• is there a reason you want to use GraphQL? It seems like you will be losing a lot since you have actual schema validation. – Rudolf Olah Sep 20 '17 at 14:05
  • Hi there, just came across your question and in our company, we would like to use GraphQL to schema/validate our JSON product, did you find any solutions in the end? – tmvnty Jul 24 '18 at 8:30

Level of certainty in evolving situation

GraphQL is still an evolving technology (as it says right at the top of the spec document) so it's safe to say there are no truly "correct" answers for this.


InputObject types ("input" in Interface Definition Language terms) together with lists ("[]" in IDL terms) together with the various scalars seem to completely cover what you can do in JSON.

If the Python implementation of GraphQL conforms with the spec, then supplying data as either GraphQL literals or (better) as "variables" should provide everything that a custom validation could: GraphQL validation will do the right thing.

Recommendation for your situation

Based on my work with GraphQL so far, my suggestion is to "go with the grain". If your GraphQL schema conforms with what your data architecture requires, just use normal GraphQL validation. If you do make your own validation, it should come after GraphQL has done its normal data-shape checking.

To summarise the above points, and to answer your question with a question: what's wrong with letting GraphQL in its normal functioning do the validation heavy lifting?

  • Thanks. Having looked into this a bit further, I think the main problem is that input types can't be or contain unions. Our schema definitely contains unions, so we can't use it as an input type for a mutation (without hacks). See also github.com/facebook/graphql/issues/114 – Ben Hoyt Sep 19 '17 at 13:25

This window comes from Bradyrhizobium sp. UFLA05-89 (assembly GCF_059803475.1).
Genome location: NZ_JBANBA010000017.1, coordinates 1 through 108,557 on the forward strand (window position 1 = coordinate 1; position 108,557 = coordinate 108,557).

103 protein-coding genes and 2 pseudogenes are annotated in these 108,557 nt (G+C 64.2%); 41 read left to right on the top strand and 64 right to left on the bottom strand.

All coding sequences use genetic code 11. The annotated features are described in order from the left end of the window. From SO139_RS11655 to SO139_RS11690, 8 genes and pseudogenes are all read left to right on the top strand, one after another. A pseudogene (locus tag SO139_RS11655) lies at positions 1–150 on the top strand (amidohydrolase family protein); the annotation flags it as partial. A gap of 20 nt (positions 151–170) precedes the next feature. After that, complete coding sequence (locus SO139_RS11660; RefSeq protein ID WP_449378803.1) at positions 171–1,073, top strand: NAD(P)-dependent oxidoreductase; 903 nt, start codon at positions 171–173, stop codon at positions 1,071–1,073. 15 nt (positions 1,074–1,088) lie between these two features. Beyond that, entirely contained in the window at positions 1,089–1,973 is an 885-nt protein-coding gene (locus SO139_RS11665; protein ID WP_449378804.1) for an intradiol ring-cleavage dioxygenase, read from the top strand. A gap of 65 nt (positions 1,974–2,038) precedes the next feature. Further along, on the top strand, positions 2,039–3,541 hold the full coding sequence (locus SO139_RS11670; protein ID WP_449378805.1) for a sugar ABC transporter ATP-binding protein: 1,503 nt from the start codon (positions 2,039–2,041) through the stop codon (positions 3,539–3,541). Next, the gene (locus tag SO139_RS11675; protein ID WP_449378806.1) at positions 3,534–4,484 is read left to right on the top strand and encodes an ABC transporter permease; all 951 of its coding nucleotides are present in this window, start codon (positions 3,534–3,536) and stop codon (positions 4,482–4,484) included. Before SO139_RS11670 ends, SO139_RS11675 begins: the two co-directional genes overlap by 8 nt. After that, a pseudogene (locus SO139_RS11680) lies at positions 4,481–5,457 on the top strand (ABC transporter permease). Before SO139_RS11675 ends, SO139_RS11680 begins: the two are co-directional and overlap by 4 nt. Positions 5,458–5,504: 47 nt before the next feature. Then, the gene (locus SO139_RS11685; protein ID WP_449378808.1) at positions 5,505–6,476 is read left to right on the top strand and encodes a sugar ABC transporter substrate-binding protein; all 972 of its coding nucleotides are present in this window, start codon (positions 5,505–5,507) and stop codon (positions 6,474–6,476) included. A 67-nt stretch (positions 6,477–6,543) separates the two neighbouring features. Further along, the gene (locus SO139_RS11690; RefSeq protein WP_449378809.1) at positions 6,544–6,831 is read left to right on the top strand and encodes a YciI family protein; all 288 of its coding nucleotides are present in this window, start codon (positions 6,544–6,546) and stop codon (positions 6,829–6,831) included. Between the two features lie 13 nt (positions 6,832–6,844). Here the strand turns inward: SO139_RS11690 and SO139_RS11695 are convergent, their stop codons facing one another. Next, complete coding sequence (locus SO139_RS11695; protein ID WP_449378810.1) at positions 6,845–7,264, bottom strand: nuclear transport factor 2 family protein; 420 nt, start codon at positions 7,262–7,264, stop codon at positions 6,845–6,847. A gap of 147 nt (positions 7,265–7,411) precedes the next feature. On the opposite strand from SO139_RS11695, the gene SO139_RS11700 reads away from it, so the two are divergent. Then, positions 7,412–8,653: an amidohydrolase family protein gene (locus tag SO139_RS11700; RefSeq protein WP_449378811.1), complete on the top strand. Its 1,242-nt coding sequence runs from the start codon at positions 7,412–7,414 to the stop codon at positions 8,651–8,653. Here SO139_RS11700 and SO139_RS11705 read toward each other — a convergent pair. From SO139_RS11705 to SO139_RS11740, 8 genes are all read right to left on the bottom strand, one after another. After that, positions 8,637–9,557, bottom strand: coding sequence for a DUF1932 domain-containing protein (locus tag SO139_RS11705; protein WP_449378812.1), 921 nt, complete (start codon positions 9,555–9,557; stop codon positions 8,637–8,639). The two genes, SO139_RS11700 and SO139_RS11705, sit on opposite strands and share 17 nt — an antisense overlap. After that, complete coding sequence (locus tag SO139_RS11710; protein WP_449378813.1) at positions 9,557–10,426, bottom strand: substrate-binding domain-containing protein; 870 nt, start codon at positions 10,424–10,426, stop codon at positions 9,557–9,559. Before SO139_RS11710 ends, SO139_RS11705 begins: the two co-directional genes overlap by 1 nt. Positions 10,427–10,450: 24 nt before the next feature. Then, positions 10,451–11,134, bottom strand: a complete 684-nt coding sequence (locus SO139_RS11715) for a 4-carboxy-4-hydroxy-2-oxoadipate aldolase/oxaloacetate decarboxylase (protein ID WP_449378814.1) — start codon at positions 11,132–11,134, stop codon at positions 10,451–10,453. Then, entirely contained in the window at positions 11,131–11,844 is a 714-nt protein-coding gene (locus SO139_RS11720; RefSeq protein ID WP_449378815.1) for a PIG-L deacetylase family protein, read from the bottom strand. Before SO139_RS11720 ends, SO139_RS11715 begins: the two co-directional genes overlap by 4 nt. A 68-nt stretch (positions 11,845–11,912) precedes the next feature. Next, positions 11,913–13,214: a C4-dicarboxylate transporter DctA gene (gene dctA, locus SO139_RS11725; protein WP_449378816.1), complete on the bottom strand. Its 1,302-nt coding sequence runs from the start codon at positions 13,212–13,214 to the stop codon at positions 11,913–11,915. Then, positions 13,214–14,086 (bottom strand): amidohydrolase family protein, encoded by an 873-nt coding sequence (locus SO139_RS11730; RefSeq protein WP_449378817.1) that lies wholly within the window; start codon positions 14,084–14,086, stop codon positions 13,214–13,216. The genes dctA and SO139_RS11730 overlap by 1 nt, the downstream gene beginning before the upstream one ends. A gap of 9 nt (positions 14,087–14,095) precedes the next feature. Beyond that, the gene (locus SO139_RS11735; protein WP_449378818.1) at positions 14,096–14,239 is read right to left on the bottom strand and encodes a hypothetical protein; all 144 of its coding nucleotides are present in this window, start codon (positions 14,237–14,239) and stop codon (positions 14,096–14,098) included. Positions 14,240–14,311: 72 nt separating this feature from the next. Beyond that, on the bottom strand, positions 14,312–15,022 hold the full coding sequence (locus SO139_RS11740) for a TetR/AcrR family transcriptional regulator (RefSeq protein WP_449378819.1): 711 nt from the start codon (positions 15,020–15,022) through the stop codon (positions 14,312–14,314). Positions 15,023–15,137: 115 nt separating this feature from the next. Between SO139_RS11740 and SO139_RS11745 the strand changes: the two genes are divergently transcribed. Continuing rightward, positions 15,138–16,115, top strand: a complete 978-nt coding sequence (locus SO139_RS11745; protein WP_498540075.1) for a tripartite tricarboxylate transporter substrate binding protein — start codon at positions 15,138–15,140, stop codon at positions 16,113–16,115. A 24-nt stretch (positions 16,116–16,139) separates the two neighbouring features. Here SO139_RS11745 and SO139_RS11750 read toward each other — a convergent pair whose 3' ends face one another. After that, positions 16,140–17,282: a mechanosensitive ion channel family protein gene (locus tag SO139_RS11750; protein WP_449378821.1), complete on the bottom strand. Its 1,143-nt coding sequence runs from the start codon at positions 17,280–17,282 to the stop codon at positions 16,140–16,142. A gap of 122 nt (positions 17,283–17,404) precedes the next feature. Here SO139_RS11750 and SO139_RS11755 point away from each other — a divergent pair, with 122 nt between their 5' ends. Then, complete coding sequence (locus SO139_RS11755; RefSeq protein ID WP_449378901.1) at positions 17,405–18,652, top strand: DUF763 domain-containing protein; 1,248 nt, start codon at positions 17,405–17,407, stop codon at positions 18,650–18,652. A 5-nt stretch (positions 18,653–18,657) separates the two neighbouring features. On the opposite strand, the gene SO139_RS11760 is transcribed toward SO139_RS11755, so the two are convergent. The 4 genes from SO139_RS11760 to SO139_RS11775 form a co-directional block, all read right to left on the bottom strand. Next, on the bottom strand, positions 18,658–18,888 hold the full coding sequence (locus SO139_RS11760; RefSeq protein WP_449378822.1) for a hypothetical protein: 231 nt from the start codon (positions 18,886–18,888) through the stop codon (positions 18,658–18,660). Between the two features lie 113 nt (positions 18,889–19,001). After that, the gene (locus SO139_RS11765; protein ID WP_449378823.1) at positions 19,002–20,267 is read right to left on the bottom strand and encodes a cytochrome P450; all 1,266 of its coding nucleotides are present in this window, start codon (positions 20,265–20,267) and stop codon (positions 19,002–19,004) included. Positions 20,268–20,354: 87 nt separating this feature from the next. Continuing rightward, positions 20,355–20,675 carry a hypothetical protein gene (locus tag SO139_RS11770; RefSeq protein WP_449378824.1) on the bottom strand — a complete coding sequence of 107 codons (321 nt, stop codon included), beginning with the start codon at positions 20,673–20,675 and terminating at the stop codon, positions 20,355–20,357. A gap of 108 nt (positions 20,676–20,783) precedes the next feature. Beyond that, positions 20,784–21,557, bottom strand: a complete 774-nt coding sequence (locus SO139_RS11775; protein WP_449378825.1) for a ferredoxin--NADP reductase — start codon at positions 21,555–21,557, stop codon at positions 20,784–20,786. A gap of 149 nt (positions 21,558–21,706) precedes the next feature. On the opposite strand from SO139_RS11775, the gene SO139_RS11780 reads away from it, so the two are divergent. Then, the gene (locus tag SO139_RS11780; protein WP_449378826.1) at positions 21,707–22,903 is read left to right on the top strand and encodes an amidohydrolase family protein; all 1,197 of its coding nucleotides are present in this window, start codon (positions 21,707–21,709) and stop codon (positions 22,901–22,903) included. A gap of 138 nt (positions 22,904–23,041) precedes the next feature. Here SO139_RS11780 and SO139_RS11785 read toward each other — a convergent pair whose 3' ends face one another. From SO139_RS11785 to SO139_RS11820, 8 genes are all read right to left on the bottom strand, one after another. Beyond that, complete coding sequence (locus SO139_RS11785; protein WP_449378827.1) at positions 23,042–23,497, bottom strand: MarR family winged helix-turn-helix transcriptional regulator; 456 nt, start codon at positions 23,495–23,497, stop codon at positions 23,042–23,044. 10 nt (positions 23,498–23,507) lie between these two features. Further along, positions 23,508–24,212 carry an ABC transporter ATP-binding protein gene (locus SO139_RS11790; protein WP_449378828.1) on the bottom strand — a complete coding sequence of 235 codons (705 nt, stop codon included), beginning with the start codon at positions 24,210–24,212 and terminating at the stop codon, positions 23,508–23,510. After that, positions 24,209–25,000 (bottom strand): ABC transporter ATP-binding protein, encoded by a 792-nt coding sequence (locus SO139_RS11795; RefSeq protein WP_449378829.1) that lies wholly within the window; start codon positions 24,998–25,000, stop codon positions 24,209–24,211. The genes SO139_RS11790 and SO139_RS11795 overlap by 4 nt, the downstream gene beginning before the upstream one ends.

• Am I wrong that you could have one input query (be it a query or a mutation) per input type? (You'd generate those automatically from your existing input unions) Or are you saying your requester wouldn't know which type it was? If that's the case, you could have one generic "dispatching" query, whose output was a union type? – Ed. Sep 19 '17 at 17:04
  • I'm not entirely sure what you're suggesting: do you mean have updateArticle() and updateRoundup() mutations? Yes, you could do that. Inner unions are still a problem, such as ArticleSection above -- you can hack around that with an ArticleSectionInput type with nullable fields for each type in the union, eg: textSection, photoSection and videoSection ... but it's pretty messy. – Ben Hoyt Sep 19 '17 at 20:43
  • I am saying to have updateArticle and updateRoundup. You'd also need createTextSection, createPhotoSection, etc. Since it's input, you'd know what you were making there'd be no need for polymorphism. Given that GraphQL dictates a separation already between input and output objects, there is going to be a level of repetition whatever you do. – Ed. Sep 21 '17 at 0:47

Your Answer

By clicking “Post Your Answer”, you agree to our terms of service, privacy policy and cookie policy

Not the answer you're looking for? Browse other questions tagged or ask your own question.